Compounds have fixed compositions. That is, a given compound always contains the same elements in the same percentage by mass. A sample of pure water contains precisely 11.19% of hydrogen and 88.81% oxygen. In contrast, mixtures can vary in composition. For example, a mixture of hydrogen and oxygen might contain 5, 10, 25 or 60% hydrogen, along with 95, 90, 75 and 40% oxygen.
The properties of compounds are very different from those of the elements that they contain. Ordinary table salt, sodium chloride, is a white, unreactive solid. As one can guess from its name, it contains two elements sodium and chlorine. Sodium (Na) is a shiny, extremely reactive metal. Chlorine (Cl) is a poisonous, greenish-yellow gas. Clearly, when these two elements combine to form sodium chloride, a profound change takes place. Sodium, a metallic element that is soft enough to be cut with a knife and chlorine, a nonmetallic element that is a gas. Both sodium and chlorine combine to form the crystalline compound.
A mixture contains two or more substances combined in such a way that each substance retains its chemical identity. When you shake copper sulfate with sand, the two substances do not react with one another.
There are two types of mixtures
Homogenous or uniform mixtures are ones in which the composition is the same throughout. Another name for a homogenous mixture is solution, which is made up of a solvent, usually taken to be the substance present in largest amount, and one or more solutes. Most commonly, the solvent is liquid, whereas solutes may be solids, liquids or gases. Soda water is a solution of carbon dioxide (solute) and water (solvent). Seawater is a more complex solution in which there are several solid solutes, including sodium chloride; the solvent, is water. It is also possible to have solutions in the solid state. Brass is a solid solution containing the two metals copper and zinc in proportions of 67-90% and 10-33% respectively.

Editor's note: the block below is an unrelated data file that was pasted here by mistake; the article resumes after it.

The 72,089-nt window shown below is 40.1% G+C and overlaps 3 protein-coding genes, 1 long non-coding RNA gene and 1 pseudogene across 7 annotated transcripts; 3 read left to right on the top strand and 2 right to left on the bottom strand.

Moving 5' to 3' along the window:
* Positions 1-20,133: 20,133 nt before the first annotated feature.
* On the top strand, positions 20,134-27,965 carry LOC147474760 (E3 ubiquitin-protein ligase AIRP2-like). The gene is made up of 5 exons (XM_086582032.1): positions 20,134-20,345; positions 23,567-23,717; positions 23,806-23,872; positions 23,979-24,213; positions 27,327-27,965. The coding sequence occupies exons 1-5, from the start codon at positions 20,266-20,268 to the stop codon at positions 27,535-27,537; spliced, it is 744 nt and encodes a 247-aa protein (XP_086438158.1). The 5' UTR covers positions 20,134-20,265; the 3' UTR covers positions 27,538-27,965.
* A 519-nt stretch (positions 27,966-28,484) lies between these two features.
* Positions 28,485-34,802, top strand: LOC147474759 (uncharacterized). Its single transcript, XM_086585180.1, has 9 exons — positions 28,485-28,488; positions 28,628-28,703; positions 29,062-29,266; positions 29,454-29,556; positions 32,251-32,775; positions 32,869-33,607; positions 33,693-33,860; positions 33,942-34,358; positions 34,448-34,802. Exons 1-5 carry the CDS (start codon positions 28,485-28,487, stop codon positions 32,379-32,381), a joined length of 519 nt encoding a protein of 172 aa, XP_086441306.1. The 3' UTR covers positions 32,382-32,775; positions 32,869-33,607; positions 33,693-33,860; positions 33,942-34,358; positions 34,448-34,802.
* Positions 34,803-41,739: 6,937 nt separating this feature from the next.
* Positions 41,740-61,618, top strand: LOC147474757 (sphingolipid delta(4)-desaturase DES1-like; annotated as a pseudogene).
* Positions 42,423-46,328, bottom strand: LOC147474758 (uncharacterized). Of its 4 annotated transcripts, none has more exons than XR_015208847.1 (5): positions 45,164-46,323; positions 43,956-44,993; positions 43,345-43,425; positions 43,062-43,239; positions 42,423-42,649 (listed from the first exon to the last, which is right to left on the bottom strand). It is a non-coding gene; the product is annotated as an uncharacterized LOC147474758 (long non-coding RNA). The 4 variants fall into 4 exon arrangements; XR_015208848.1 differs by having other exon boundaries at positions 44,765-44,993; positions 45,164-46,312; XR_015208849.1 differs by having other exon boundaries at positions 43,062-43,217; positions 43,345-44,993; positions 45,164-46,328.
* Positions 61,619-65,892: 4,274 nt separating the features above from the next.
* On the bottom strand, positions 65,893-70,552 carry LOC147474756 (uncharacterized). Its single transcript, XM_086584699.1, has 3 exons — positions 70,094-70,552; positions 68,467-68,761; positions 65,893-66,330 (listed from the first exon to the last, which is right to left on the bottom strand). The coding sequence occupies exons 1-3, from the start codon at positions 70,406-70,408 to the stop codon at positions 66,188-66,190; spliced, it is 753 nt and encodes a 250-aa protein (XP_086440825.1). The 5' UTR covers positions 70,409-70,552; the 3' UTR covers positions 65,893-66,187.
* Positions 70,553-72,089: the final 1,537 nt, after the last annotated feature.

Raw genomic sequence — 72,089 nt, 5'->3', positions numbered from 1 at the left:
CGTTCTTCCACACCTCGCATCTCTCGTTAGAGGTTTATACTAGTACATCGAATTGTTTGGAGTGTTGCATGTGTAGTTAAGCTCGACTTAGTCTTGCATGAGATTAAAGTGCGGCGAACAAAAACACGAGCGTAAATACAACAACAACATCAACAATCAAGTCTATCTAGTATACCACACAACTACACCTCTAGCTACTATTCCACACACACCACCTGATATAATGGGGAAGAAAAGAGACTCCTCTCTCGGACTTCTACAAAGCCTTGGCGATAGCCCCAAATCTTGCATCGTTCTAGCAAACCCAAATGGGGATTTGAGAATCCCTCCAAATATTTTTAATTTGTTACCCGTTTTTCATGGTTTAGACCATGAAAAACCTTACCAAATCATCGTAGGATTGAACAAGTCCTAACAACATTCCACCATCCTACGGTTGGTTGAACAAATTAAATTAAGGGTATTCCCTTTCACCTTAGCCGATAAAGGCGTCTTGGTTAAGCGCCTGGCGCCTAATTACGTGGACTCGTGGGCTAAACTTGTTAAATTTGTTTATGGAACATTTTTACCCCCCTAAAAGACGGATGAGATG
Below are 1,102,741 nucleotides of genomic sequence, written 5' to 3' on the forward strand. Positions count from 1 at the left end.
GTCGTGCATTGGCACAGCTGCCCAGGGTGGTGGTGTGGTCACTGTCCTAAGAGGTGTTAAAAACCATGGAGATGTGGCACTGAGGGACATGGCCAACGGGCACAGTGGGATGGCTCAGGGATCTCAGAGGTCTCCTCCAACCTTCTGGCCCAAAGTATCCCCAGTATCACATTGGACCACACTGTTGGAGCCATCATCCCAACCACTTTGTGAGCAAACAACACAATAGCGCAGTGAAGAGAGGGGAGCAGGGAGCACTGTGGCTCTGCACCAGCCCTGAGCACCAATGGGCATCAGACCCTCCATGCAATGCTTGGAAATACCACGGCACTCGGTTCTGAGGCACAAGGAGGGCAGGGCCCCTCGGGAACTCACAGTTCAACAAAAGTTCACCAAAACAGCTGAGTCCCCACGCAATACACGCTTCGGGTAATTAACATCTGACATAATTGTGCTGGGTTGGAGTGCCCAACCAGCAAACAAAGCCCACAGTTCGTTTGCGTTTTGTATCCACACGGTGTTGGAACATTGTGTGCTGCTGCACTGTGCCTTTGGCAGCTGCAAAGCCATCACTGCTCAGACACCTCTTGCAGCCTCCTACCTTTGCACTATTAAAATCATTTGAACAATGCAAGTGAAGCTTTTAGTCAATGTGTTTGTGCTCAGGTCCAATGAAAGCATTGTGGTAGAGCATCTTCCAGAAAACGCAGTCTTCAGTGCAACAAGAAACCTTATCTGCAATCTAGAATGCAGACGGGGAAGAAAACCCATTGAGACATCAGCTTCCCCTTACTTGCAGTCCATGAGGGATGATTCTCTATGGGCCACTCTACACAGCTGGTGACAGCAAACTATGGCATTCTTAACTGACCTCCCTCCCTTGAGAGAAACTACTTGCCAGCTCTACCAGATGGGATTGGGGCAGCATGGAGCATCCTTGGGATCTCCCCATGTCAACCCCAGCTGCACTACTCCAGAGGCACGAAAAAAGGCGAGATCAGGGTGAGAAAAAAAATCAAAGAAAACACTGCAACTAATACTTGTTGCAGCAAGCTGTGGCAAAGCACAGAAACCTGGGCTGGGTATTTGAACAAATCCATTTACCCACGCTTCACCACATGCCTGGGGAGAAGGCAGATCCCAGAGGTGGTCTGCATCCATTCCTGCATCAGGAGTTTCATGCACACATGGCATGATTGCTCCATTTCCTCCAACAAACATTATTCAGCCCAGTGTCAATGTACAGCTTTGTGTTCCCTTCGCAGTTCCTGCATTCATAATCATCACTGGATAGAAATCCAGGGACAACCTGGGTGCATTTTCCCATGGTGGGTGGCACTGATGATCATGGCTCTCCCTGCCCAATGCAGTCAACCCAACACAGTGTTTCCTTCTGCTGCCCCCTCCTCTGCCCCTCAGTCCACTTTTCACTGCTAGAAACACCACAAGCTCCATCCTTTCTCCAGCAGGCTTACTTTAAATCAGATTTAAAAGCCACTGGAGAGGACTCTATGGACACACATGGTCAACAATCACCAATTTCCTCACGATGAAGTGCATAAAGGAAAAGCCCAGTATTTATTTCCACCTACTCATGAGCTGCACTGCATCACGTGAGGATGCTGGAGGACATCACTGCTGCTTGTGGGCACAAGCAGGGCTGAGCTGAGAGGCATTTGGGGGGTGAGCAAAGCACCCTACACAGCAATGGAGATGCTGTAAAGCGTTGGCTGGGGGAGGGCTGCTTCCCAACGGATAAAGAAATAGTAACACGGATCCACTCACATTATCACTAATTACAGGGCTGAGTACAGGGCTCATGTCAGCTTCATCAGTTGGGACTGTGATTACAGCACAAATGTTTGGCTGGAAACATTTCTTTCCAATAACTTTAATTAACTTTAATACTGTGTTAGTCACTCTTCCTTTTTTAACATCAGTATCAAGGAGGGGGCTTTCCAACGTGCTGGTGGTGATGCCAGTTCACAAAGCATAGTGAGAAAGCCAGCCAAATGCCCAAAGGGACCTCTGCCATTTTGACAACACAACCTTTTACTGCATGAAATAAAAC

Heterogeneous or nonuniform mixtures are those in which the composition varies throughout. Most rocks fall into this category. In a piece of granite, several components can be distinguished, differing from one another in color.
Many different methods can be used to separate the components of a mixture from one another. A couple of methods that you may have carried out in the laboratory are
Filtration, used to separate a heterogeneous solid liquid mixture. The mixture is passed through a barrier with fine pores, such as filter paper. Copper sulfate, which is water soluble, can be separated from sand by shaking with water. On filtration the sand remains on the paper and the copper sulfate solution passes through it.
Distillation, used to resolve a homogenous solid-liquid mixture. The liquid vaporizes, leaving a residue of the solid in the distilling flask. The liquid is obtained by condensing the vapor. Distillation can be used to separate the components of a water solution of copper sulfate.